Earth, water, fire, wind, blue, yellow, red, white, space, and consciousness. This is a visualization technique focused on willing all elements in the universe into one of these ten bases. If successful, everything then becomes the base focused on for the practitioner.
ten wholesome actions. Chinese: 十善 shishan.
There are three of the body: no killing, no stealing, and no sexual misconduct; four of speech: no lying, no divisive speech, no harsh speech, and no flattery; and three of the mind: no greed, no ill will, and no deviant views.
thirty-seven aspects of awakening. Chinese: 三十七道品 sanshiqi daopin.
The four bases of mindfulness, four right efforts, four bases of spiritual power, five faculties, five strengths, seven factors of awakening, and the Noble Eightfold Path. The thirty-seven aspects of awakening are the fundamental teachings of the Buddha.
thirty-one fetters. Chinese: 三十一結 sanshiyi jie.
These include the twenty-eight afflictive compulsions that are to be abandoned by seeing the truth and three fetters that are to be abandoned by practice: greed, ignorance, and pride. See twenty-eight afflictive compulsions.
thirty-two marks of excellence. Chinese: 三十二相 sanshi’er xiang. Skt. mahāpuruṣalakṣaṇa.
Also referred to as the “thirty-two major marks” and “marks of a great man,” these are the characteristics of excellence adorning Buddhas and wheel-turning monarchs. The marks on the Buddhas are much clearer and more defined than on the wheel-turning monarchs. In addition to the thirty-two marks, Buddhas and great bodhisattvas (but not wheel-turning monarchs) also are adorned with the eighty notable characteristics, also known as the “eighty minor marks.” In the sūtras, it is said, “It takes one hundred kalpas to perfect the major and minor marks of the Buddha and three incalculable kalpas to perfect the merit and wisdom of the Buddha.” For a more detailed description, please see The Great Perfection of Wisdom Treatise, Fascicle Four, pp. 97–113.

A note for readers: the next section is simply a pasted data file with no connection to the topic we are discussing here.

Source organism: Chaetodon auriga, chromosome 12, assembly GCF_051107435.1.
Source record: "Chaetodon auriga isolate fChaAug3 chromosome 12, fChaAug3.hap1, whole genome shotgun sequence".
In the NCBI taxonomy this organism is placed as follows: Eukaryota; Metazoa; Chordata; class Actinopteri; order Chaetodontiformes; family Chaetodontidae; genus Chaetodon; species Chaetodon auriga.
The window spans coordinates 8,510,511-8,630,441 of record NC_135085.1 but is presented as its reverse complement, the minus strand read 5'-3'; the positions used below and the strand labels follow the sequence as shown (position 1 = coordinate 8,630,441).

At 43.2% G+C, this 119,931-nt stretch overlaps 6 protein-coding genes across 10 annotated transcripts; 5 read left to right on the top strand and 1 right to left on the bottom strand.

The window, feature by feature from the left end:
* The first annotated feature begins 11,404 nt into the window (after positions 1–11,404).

(1) the mark of “the soles of the feet set down well,”
(2) the mark of “the soles of both feet bearing Dharma wheels,”
(3) the mark of “long fingers,”
(4) the mark of “broad and even heels,”
(5) the mark of “webbed fingers and toes,”
(6) the mark of “soft and delicate hands and feet,”
(7) the mark of “perfectly formed and arched insteps,”
(8) the mark of “antelope-like limbs,”
(9) the mark of “hands touching the knees when standing straight,”
(10) the mark of “a concealed male organ,”
(11) the mark of “a body of equal span and height,”
(12) the mark of “hair turning upward,”
(13) the mark of “a single hair growing from each pore,”
(14) the mark of “a golden hue,”
(15) the mark of “a ten-foot light,”
(16) the mark of “fine and delicate skin,”
(17) the mark of “perfect fullness of the seven parts,”
(18) the mark of “perfect fullness under both armpits,”
(19) the mark of “a lion-like upper body,”
(20) the mark of “a large and straight body,”
(21) the mark of “perfectly, well-formed shoulders,”
(22) the mark of “forty teeth,”
(23) the mark of “the teeth being even” and “the teeth being close together,”
(24) the mark of “white teeth,”